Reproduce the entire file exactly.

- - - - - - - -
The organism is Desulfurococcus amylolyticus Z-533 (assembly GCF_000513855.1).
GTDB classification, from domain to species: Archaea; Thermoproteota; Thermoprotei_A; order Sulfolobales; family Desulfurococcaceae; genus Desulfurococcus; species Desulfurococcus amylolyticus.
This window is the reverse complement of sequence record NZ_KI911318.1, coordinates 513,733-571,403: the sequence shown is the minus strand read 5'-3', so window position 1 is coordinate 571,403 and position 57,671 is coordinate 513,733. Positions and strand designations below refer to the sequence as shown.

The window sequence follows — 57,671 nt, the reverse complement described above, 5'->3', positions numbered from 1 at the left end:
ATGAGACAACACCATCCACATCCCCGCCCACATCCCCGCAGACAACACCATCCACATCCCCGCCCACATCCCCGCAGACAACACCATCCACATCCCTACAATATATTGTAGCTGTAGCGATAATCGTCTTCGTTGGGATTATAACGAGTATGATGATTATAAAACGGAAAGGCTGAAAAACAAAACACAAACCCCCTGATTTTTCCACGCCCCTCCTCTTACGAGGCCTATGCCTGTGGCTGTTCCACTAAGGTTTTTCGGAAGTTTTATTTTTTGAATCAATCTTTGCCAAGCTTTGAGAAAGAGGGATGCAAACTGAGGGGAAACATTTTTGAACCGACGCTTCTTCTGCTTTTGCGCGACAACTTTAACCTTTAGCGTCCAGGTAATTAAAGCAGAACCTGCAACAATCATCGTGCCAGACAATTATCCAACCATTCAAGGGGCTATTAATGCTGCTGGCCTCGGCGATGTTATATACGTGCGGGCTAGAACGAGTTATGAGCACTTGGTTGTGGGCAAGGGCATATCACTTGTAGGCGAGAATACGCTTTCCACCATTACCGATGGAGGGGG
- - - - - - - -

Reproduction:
The organism is Desulfurococcus amylolyticus Z-533 (assembly GCF_000513855.1).
GTDB classification, from domain to species: Archaea; Thermoproteota; Thermoprotei_A; order Sulfolobales; family Desulfurococcaceae; genus Desulfurococcus; species Desulfurococcus amylolyticus.
This window is the reverse complement of sequence record NZ_KI911318.1, coordinates 513,733-571,403: the sequence shown is the minus strand read 5'-3', so window position 1 is coordinate 571,403 and position 57,671 is coordinate 513,733. Positions and strand designations below refer to the sequence as shown.

The window sequence follows — 57,671 nt, the reverse complement described above, 5'->3', positions numbered from 1 at the left end:
ATGAGACAACACCATCCACATCCCCGCCCACATCCCCGCAGACAACACCATCCACATCCCCGCCCACATCCCCGCAGACAACACCATCCACATCCCTACAATATATTGTAGCTGTAGCGATAATCGTCTTCGTTGGGATTATAACGAGTATGATGATTATAAAACGGAAAGGCTGAAAAACAAAACACAAACCCCCTGATTTTTCCACGCCCCTCCTCTTACGAGGCCTATGCCTGTGGCTGTTCCACTAAGGTTTTTCGGAAGTTTTATTTTTTGAATCAATCTTTGCCAAGCTTTGAGAAAGAGGGATGCAAACTGAGGGGAAACATTTTTGAACCGACGCTTCTTCTGCTTTTGCGCGACAACTTTAACCTTTAGCGTCCAGGTAATTAAAGCAGAACCTGCAACAATCATCGTGCCAGACAATTATCCAACCATTCAAGGGGCTATTAATGCTGCTGGCCTCGGCGATGTTATATACGTGCGGGCTAGAACGAGTTATGAGCACTTGGTTGTGGGCAAGGGCATATCACTTGTAGGCGAGAATACGCTTTCCACCATTACCGATGGAGGGGG